• One thing you should note: Jason Ward does editorials, not tutorials. It's not arrogant, he's giving an opinion. And yeah, I used to read this site when Windows Phone was going to be a thing and there was a lot to cover. But it's not a thing anymore, and Windows Central can either just die as a site, or change format to cater to the users that still use Microsoft services, including Xbox. And gaming has been such a huge part of Windows. I've been PC gaming since 1991 and most of that time, I was using Windows. If you don't care about Xbox or gaming, don't read those articles. The Mobile Nations staff keep track of how many people read articles and if gaming isn't getting clicks, they'll stop writing about it. But you care a little be, enough to comment on the article, so maybe take your complaints to Daniel Rubino (the Windows Central head honcho) instead of this poor article writer who has nothing to do with the topics Windows Central cover.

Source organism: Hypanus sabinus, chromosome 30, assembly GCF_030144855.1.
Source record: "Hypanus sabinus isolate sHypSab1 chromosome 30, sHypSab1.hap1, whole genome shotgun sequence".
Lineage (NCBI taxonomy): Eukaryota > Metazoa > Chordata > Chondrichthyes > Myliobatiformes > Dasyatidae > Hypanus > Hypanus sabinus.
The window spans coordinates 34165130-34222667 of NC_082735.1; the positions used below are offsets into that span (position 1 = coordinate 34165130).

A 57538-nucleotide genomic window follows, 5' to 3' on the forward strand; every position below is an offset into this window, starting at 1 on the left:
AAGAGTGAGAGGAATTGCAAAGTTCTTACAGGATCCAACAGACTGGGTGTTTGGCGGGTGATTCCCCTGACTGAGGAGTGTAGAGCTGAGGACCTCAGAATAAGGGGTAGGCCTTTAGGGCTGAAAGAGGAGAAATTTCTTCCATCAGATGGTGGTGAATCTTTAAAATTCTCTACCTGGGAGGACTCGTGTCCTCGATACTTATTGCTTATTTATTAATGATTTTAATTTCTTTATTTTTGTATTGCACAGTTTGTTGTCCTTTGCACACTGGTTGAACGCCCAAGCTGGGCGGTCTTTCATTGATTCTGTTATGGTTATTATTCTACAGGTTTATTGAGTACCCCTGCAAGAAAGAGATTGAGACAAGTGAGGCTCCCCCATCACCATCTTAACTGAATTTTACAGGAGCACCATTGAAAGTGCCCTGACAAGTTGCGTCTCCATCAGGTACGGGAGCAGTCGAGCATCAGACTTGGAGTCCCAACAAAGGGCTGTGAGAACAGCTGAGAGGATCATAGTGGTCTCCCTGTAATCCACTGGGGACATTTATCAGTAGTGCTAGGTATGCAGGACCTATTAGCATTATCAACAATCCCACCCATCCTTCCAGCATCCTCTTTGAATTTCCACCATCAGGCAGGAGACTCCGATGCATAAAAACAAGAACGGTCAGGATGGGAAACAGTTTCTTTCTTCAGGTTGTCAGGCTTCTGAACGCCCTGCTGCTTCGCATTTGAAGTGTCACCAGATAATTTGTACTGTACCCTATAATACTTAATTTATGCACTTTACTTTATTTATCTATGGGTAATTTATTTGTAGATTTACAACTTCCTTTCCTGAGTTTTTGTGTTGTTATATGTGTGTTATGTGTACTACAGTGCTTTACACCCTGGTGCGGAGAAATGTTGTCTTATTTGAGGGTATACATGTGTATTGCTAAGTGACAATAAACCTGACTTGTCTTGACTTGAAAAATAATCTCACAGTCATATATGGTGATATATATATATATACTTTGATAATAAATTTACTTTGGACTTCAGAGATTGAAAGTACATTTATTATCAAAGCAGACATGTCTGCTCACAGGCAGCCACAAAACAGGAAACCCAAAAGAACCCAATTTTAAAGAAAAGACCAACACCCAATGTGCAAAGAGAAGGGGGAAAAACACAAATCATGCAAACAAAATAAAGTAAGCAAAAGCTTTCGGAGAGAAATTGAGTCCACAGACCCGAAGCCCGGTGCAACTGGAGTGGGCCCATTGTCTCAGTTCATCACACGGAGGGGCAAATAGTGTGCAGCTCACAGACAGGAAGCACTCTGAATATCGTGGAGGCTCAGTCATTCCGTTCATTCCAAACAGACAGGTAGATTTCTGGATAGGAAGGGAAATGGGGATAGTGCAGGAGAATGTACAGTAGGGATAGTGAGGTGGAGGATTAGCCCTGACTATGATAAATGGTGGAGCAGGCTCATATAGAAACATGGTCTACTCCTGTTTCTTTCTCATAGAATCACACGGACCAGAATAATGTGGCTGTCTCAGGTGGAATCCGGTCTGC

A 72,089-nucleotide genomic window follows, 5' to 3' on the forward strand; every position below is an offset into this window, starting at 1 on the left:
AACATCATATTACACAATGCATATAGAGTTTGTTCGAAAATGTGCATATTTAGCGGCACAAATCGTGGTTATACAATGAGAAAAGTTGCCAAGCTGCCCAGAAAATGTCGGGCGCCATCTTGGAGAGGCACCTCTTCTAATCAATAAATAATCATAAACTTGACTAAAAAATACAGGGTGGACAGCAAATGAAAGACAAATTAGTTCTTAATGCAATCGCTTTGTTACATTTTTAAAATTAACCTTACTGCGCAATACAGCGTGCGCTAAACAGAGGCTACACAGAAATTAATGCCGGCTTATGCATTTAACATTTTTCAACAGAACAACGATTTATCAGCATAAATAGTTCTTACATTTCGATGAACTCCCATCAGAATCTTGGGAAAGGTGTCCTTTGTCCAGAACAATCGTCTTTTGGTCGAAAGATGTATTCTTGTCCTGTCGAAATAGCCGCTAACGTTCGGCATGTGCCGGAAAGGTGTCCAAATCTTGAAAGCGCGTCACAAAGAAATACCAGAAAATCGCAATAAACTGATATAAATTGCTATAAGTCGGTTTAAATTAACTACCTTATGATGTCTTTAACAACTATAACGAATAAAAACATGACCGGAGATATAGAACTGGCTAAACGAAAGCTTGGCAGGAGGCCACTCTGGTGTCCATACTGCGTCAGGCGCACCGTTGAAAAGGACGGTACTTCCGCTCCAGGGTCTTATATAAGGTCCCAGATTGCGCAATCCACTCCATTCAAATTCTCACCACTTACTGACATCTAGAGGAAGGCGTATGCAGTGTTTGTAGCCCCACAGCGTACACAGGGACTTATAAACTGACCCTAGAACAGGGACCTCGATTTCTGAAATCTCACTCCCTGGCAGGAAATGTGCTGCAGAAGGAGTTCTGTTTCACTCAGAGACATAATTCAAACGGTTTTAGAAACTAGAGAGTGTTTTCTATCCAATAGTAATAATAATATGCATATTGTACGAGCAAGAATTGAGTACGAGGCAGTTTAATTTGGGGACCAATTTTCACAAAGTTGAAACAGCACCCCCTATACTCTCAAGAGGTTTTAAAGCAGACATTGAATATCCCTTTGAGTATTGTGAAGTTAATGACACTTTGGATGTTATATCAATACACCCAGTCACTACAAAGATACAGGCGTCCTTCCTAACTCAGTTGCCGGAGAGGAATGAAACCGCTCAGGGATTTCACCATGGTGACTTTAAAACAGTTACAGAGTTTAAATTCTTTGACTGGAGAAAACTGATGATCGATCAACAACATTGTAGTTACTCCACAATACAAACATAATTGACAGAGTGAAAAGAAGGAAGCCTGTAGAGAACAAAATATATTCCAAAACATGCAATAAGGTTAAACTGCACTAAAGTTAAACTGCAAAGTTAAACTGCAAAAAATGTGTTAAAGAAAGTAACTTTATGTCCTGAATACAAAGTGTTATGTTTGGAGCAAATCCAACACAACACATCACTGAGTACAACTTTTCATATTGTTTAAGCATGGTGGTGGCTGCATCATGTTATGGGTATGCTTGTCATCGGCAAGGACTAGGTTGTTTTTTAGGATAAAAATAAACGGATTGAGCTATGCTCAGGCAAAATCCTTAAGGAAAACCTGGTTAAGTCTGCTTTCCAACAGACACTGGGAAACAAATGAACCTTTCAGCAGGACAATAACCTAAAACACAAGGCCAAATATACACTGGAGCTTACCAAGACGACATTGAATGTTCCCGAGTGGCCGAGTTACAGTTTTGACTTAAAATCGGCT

• These are Windows games.